8 Comments
  1. 25 May, 2009 3:29 pm

    Like many other people, I sat and watched the debate this evening, and can’t help reflecting that we’re seeing the endgame of national Christianity in Scotland. There is some excellent comment here, on the blog of one of the Aberdeen protestors: http://coffeewithlouis.wordpress.com/2009/05/25/overture-from-the-presbytery-of-lochcarron-and-skye/#comments

  2. John MacLeod permalink
    25 May, 2009 4:04 pm

    A dark irony in this situation was the role of Rev. Angus Morrison, parish minister of Stornoway and convener of the Board of Ministry, who made a critical speech for what became the finding of the General Assembly. Mr Morrison was ordained in 1979 as Free Presbyterian minister of Oban, and after his 1986 translation to Edinburgh was at the centre of a subsequent storm over one of his elders, Lord Mackay of Clashfern – then Lord Chancellor in the Thatcher administration – who faced threats of church discipline after attending a Requiem Mass.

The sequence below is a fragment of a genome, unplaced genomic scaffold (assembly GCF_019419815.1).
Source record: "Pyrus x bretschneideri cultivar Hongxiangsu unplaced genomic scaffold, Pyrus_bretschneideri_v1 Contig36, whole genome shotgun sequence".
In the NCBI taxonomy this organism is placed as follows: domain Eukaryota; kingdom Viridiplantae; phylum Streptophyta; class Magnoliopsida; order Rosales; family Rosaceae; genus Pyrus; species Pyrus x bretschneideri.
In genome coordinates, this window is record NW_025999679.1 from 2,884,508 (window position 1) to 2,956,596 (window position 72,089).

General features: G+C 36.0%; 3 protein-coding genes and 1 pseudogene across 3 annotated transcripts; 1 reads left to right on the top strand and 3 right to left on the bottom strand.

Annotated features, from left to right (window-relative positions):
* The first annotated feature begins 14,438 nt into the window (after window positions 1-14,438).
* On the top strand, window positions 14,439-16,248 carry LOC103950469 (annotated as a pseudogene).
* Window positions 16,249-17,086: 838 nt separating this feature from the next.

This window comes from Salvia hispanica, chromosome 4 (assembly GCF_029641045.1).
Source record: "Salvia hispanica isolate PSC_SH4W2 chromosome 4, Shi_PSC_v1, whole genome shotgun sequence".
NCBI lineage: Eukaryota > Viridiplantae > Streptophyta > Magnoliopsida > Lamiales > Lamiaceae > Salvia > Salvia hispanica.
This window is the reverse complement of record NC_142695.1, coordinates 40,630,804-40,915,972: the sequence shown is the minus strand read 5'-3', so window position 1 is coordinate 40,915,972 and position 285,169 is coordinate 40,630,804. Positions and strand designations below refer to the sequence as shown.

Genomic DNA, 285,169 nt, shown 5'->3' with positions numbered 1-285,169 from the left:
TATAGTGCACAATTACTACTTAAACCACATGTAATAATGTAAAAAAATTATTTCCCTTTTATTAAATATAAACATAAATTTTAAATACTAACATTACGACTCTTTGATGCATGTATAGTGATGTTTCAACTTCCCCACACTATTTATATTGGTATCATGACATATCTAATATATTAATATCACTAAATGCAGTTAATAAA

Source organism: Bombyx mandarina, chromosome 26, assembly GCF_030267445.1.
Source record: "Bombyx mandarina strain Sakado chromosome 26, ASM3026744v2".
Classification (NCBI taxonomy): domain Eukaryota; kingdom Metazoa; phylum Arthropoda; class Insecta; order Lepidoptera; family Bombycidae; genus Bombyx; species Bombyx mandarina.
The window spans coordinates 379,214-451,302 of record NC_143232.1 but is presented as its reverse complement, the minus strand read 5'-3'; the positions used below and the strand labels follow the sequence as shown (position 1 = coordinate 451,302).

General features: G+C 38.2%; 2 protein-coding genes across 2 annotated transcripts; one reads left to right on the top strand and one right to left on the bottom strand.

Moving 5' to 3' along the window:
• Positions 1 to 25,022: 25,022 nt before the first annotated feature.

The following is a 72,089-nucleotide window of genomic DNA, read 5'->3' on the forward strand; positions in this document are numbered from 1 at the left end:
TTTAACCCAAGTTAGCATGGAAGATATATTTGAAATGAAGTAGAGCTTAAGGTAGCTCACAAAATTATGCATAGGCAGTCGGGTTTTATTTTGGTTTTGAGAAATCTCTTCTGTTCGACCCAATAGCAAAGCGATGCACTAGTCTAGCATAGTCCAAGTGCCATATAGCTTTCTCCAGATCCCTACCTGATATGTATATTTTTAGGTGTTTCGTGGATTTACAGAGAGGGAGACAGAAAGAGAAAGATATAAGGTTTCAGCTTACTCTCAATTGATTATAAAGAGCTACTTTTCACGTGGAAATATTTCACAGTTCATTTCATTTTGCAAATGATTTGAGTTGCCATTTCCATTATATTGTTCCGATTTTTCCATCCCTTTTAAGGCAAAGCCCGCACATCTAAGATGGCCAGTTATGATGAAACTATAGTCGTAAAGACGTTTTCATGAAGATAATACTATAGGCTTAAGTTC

The Free Presbyterian Synod upheld that decision and Mr Morrison and a number of colleagues subsequently seceded to form the Associated Presbyterian Churches (APC)… that Synod vote was twenty years ago today.

  3. 25 May, 2009 5:55 pm

    Reading the comments, I said to myself, sarcasticly, “No, we must not disturb the consensus…” Anything, rather than remind Scottish Presbyterians of what the Scriptures have to say about homosexuality. Is Christianity dying in Scotland?

  4. creedorchaos permalink*
    27 May, 2009 3:24 pm

    I personally think one of the key things here is ‘national Christianity in Scotland’. If that’s what we’re talking about, then it would be easy to argue that it is dying, slowly and painfully.

    ‘Christianity’ per se, however, is — thank God — not entirely coexstensive with any single denomination, Scottish or otherwise.

    ~B

  5. Ewan Wilson permalink
    7 June, 2009 2:57 pm

    Such, indeed, is the all too predictable ‘endgame’ of loose, prevaricating, insincere,mentally denying creed subscription- all Confessional unity goes out the window.